Moana’s sidekicks are decidedly terrestrial, a piglet and a dumb but comical rooster. It’s true that the open ocean is often called a “biological desert,” but it would have been nice if Disney could have celebrated the diverse life that does live in the ocean. I was hopeful after the scene with a toddler Moana in which she helps a baby sea turtle make it to the ocean, and she looks into the ocean, which parts like an aquarium for her. I was happy though to see South Pacific culture celebrated with song and homages to their wayfaring ancestors. And there is no prince in the movie for Moana to chase after, a first for a Disney “princess” movie.

Disney does show the power of the ocean, from thunderstorms creating big waves that overwhelm Moana’s boat, to Moana being thrown into the ocean deliberately and by accident. A good portion of the movie (at least half?) is just Maui, Moana and the rooster Heihei on Moana’s boat. I would not recommend this movie to toddlers, as during solo songs and other dialogue-driven scenes, the toddler behind me would kick more and his younger brother would cry. There aren’t any unnecessary scenes, it’s just that there is a lull at times.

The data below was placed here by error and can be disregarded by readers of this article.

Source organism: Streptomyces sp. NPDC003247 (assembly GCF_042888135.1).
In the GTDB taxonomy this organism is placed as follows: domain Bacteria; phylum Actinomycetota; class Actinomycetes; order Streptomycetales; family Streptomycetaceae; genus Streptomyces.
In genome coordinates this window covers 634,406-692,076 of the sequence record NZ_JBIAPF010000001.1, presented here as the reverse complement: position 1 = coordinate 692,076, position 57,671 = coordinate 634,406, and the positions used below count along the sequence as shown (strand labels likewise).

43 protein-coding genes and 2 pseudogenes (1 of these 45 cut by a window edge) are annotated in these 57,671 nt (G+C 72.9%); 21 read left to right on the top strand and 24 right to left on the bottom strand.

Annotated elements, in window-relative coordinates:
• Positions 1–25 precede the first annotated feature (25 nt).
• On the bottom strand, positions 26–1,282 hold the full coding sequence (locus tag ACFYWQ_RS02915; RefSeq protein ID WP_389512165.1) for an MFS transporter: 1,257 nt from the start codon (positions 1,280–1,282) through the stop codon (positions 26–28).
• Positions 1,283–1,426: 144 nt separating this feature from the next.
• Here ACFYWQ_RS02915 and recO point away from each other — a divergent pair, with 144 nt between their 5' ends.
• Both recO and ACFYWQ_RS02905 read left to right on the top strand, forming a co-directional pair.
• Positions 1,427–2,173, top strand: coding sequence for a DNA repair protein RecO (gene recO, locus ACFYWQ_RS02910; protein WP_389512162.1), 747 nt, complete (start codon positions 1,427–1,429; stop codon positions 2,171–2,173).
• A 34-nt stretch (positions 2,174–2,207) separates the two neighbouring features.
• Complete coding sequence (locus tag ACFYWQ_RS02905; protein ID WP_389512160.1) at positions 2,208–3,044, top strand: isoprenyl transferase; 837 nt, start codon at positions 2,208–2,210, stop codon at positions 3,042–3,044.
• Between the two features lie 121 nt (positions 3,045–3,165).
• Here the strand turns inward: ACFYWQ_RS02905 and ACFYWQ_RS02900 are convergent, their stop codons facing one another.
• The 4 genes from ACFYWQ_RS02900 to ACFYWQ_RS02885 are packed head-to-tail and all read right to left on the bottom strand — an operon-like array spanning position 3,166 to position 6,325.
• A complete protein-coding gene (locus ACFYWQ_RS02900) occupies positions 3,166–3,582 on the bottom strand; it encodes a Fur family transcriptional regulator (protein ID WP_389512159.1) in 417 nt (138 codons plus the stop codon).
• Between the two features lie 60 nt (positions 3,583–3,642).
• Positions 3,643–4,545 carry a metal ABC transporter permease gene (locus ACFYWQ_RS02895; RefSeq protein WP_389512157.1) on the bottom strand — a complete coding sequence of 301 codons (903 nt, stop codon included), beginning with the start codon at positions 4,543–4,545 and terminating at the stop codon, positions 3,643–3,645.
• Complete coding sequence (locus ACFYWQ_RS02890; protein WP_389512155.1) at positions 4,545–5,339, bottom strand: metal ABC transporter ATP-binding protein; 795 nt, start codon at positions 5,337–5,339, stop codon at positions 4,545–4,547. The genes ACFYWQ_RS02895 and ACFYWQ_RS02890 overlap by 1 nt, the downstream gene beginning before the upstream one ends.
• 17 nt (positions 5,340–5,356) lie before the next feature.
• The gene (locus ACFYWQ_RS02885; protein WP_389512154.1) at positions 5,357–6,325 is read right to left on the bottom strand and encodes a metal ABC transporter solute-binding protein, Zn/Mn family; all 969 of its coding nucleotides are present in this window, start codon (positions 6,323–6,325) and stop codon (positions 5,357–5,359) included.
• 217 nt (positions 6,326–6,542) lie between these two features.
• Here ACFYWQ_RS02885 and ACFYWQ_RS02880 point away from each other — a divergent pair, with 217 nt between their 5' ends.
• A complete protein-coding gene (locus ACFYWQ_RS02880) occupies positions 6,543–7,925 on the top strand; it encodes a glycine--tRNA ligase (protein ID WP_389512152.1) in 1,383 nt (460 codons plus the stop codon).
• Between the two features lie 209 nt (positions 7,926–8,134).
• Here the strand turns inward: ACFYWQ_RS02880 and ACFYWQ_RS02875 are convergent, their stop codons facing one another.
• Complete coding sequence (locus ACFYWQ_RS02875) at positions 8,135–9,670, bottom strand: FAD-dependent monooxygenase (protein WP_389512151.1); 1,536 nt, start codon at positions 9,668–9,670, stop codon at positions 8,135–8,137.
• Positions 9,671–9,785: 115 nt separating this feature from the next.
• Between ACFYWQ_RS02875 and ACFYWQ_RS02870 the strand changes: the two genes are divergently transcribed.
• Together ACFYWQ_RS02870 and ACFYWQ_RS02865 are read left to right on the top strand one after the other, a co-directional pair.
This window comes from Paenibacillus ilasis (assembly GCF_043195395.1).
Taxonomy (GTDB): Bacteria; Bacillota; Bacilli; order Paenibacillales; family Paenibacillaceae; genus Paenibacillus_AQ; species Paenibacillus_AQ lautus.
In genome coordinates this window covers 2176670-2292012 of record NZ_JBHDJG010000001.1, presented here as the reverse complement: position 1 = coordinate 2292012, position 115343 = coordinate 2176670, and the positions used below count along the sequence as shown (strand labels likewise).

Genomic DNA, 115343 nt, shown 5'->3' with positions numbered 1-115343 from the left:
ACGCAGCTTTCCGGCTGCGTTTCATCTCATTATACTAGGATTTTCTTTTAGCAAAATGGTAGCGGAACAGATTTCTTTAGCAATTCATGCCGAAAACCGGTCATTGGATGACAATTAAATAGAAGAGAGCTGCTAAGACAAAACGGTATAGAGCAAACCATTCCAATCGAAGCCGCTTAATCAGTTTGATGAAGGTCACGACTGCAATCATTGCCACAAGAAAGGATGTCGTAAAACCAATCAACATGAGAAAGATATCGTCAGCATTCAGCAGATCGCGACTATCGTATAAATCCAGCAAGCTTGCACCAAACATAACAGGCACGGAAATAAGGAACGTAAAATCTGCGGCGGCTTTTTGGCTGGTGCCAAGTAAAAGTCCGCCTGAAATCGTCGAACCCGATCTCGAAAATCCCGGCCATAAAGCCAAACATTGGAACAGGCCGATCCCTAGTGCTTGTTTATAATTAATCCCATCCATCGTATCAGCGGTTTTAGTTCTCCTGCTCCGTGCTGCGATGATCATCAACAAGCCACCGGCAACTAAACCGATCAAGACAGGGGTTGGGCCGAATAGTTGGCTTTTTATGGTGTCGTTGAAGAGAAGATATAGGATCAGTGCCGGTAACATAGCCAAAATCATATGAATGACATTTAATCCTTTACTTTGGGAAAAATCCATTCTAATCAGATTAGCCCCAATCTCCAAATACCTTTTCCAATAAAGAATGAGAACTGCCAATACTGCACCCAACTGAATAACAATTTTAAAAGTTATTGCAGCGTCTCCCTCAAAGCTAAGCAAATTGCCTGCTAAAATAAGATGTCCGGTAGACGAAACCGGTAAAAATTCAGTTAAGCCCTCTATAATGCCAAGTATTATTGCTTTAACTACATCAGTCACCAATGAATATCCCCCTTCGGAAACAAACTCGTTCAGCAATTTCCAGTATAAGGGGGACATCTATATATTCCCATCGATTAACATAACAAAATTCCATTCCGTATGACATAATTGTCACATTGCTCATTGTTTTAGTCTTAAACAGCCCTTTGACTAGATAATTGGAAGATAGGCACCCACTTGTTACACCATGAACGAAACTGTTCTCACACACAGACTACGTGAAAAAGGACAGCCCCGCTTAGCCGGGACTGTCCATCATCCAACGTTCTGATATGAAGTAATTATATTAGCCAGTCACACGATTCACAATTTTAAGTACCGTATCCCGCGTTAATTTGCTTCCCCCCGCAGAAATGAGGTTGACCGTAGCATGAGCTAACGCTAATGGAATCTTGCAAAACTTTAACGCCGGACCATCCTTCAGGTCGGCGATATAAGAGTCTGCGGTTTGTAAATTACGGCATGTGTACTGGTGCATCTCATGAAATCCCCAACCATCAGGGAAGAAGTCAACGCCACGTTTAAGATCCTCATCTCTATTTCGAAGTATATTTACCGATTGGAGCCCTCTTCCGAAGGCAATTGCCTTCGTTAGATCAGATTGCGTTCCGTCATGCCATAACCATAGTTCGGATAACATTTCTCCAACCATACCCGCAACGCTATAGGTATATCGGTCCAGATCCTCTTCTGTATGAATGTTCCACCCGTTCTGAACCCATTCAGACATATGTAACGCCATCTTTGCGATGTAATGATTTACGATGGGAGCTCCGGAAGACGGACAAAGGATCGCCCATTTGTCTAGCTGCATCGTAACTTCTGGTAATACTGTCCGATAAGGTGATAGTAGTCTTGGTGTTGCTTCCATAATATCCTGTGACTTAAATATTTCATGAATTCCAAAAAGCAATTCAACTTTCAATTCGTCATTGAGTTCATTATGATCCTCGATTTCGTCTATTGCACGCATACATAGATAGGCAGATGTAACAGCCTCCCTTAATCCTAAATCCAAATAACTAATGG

I was surprised that the relationship between Maui and Moana isn’t more cordial initially, but the story grows in intensity as their relationship becomes stronger and friendly.

I didn’t especially like the scene in which Moana and Maui go to the realm of (unrealistic at least) monsters and steal back Maui’s magical fish hook. The fish hook is pivotal to the story, as it allows Maui to transform into different animals to fight the lava monster. The hermit crab is strange, and I didn’t really hear the lyrics as I was worried about our heroes getting the fish hook. The monsters aren’t realistic with their neon colors and fantastical design, but could still scare young children.

In short, I enjoyed “Moana” and would recommend it to any Disney movie fan. Ocean lovers will appreciate the reverence shown to the ocean. Just don’t expect “The Little Mermaid” when it comes to animals. Almost all of the action occurs on the water, not below.

What did you think of Moana?